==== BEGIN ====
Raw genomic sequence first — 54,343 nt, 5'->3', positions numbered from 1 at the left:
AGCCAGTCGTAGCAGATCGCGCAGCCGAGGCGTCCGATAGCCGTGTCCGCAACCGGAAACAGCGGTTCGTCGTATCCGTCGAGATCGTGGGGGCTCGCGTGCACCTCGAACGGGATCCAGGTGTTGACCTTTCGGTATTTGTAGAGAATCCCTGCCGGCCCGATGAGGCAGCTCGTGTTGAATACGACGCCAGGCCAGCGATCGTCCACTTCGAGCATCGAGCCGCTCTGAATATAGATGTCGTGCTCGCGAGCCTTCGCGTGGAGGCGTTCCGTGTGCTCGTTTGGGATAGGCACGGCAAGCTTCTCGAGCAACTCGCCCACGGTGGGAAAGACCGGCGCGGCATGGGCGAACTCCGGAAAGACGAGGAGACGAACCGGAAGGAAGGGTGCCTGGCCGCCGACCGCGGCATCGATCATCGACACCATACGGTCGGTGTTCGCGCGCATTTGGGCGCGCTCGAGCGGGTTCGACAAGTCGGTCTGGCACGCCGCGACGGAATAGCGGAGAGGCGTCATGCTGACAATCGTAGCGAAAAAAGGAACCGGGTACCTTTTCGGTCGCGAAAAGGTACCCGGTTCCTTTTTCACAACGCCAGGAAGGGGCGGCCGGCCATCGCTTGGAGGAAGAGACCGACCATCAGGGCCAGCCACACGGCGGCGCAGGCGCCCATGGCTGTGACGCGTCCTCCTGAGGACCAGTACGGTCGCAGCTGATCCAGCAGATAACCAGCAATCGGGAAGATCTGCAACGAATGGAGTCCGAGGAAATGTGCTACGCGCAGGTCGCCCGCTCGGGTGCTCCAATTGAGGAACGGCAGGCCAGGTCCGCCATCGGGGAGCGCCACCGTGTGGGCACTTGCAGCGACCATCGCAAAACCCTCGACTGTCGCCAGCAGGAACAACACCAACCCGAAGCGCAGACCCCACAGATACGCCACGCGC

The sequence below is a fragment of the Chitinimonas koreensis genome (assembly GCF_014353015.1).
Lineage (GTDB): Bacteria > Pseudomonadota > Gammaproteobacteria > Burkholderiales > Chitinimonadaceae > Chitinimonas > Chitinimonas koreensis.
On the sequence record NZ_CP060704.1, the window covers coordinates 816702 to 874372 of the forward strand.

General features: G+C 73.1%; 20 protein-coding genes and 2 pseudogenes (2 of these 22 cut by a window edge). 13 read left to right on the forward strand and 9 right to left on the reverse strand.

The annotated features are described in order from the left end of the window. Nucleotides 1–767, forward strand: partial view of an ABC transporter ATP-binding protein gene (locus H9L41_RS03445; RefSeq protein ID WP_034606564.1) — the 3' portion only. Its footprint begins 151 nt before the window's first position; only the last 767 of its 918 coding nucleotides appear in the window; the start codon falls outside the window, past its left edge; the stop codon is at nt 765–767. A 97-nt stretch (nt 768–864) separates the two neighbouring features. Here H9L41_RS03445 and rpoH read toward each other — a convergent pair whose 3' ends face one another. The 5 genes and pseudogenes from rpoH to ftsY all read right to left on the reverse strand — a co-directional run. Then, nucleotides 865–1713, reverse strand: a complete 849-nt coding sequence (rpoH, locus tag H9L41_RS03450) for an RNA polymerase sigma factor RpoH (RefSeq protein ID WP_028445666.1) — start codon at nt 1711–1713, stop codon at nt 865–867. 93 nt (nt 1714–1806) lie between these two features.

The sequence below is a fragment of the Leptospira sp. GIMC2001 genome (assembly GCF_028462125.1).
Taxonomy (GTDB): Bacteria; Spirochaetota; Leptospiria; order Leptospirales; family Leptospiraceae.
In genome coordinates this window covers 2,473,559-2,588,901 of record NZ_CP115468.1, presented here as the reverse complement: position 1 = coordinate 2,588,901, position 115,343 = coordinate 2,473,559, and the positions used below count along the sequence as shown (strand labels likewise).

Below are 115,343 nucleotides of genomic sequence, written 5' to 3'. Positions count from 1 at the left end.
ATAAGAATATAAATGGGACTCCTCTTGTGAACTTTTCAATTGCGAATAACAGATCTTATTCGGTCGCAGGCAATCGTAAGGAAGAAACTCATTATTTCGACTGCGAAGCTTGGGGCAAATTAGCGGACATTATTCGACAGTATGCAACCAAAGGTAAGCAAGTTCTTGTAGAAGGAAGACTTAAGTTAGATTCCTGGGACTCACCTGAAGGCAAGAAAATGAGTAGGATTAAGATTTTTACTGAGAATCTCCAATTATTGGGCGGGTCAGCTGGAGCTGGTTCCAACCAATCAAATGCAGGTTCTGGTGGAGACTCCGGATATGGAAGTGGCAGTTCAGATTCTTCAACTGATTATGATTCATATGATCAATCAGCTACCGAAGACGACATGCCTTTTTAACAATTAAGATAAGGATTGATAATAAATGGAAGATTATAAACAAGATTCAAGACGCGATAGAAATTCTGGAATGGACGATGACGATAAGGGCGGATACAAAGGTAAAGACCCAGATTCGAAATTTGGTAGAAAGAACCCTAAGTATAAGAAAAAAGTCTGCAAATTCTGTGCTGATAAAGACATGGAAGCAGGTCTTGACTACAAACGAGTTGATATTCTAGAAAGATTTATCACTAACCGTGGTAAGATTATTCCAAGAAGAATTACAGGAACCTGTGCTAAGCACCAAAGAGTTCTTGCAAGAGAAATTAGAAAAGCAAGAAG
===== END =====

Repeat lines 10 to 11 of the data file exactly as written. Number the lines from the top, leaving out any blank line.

In genome coordinates this window covers 2,473,559-2,588,901 of record NZ_CP115468.1, presented here as the reverse complement: position 1 = coordinate 2,588,901, position 115,343 = coordinate 2,473,559, and the positions used below count along the sequence as shown (strand labels likewise).

Below are 115,343 nucleotides of genomic sequence, written 5' to 3'. Positions count from 1 at the left end.